Combat veterans with certain types of brain damage are less likely to develop post-traumatic stress disorder (PTSD), reports a study in the February 2008 issue of Nature Neuroscience. This finding indicates that certain brain regions are important for the development of this disorder.
PTSD is an anxiety disorder characterized by recurrent distressing memories of traumatic events, such as combat, which can significantly impair day-to-day functioning. Previous functional imaging studies found that PTSD is associated with reduced activity in a part of the brain known as the ventromedial prefrontal cortex. PTSD is also associated with increased activity in another part of the brain, the amygdala, which is involved in processing fear. Thus, its excessive activity in PTSD is consistent with patients responding fearfully to normally harmless stimuli. However, functional imaging cannot prove that changes in activity in these regions actually cause PTSD, as both could be an effect of some other process.
Jordan Grafman and colleagues now take steps toward proving this causal link by studying a unique sample of Vietnam war veterans who had suffered brain injury, as well as a traumatic emotional event. They used structural magnetic resonance imaging to produce a detailed picture of the brains of this group, and then compared veterans with PTSD to those without the illness.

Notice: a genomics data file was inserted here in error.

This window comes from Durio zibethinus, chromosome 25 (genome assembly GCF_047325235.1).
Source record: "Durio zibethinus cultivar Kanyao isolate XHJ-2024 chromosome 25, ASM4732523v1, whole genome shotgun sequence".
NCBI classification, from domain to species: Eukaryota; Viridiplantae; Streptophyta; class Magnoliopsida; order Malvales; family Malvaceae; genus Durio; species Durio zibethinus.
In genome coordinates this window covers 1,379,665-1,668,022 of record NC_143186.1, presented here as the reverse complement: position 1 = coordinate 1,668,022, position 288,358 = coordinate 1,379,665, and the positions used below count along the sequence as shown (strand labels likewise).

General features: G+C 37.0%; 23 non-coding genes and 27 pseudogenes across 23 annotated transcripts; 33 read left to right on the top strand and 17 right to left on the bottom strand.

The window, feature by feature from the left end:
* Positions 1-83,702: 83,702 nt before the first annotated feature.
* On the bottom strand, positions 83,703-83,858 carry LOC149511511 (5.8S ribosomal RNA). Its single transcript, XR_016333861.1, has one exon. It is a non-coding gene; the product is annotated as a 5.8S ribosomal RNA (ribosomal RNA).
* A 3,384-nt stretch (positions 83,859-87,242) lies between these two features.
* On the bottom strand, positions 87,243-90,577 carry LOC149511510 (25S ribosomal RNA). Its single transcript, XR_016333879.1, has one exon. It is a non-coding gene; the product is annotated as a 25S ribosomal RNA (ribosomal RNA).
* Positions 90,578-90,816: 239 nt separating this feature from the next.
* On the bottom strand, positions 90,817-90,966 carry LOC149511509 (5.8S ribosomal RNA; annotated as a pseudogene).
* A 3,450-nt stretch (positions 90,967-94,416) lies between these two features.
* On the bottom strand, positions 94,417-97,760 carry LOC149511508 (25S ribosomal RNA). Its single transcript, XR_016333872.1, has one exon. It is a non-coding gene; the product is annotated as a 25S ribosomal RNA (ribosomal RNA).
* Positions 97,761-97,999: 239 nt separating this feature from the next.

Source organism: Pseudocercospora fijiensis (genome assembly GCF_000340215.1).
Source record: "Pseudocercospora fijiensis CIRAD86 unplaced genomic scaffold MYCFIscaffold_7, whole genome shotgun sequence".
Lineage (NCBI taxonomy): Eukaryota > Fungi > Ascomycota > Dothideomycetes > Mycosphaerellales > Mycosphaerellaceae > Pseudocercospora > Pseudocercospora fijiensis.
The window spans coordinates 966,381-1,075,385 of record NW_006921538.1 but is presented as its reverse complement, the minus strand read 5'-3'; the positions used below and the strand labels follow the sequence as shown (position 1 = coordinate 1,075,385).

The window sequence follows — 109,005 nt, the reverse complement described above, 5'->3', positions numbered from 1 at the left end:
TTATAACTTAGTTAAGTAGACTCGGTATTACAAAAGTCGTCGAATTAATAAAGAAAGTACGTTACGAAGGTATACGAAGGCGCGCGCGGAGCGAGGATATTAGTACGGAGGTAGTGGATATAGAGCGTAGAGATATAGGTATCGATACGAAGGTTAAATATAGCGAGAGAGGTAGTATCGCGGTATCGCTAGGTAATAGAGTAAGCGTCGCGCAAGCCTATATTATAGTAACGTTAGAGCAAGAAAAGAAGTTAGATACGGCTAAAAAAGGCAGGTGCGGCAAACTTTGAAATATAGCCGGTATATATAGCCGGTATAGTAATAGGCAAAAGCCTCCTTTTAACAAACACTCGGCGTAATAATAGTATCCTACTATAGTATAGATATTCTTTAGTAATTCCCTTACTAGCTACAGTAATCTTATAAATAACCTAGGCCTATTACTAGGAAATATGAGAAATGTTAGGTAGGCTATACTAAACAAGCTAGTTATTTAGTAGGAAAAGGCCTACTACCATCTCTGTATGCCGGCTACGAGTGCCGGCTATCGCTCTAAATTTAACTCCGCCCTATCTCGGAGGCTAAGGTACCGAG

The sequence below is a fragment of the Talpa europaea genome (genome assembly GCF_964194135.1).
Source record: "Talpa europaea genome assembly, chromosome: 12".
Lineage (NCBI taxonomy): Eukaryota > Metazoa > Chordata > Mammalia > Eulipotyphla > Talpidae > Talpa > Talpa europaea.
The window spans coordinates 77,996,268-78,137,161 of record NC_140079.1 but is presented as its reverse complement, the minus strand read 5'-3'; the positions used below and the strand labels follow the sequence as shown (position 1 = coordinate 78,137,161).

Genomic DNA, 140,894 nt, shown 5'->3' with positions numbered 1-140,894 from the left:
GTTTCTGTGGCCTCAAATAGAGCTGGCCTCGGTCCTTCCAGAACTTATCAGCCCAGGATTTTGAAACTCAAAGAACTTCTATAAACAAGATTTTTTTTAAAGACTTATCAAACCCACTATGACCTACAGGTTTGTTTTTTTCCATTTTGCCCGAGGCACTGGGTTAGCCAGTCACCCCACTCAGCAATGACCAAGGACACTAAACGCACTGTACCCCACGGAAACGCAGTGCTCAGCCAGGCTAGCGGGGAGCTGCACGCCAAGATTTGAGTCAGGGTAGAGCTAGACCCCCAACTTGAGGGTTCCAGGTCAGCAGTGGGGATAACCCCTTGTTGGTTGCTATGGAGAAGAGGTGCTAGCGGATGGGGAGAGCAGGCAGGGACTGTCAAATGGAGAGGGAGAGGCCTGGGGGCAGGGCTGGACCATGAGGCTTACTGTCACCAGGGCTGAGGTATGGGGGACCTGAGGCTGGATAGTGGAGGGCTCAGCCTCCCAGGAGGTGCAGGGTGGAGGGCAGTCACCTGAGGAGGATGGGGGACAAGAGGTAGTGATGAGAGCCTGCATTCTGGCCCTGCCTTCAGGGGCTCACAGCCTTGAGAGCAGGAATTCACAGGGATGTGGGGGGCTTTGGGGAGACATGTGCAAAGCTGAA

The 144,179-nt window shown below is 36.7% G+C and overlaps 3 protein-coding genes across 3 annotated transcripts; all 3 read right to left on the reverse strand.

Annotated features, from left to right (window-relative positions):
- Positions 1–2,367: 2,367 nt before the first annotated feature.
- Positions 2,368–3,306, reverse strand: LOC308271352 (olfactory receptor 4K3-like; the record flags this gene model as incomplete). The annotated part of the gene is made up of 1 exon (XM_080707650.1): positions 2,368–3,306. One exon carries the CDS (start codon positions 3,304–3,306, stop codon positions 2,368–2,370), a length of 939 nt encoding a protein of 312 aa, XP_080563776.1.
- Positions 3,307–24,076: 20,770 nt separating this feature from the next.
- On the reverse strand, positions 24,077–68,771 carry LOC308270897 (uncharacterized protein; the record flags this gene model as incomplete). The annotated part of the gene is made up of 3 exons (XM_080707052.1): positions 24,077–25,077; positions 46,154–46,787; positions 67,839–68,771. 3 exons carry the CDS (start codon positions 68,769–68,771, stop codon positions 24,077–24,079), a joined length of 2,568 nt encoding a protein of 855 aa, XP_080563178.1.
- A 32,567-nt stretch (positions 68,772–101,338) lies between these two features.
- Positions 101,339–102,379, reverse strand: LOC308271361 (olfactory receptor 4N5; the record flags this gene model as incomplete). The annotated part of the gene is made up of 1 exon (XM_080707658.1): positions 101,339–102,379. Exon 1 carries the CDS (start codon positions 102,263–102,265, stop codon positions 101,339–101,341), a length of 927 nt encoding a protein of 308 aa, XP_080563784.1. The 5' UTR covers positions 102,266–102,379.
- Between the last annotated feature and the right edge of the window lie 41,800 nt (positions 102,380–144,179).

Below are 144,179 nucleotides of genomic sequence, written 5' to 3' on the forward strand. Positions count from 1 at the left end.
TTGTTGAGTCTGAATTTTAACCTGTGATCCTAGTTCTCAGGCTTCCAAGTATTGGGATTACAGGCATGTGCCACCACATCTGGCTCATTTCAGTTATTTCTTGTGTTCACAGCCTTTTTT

This comparison identifies differences in a bilateral frontal area (including the ventromedial prefrontal cortex) and an anterior area including the amygdala. Damage to either of these regions was associated with reduced occurrence of PTSD. These results confirm that the ventromedial prefrontal cortex and the amygdala are critically involved in the processes that lead to PTSD.
Jordan Grafman (National Institute of Neurological Disorders and Stroke, Bethesda, MD, USA)
Abstract available online.
(C) Nature Neuroscience press release.
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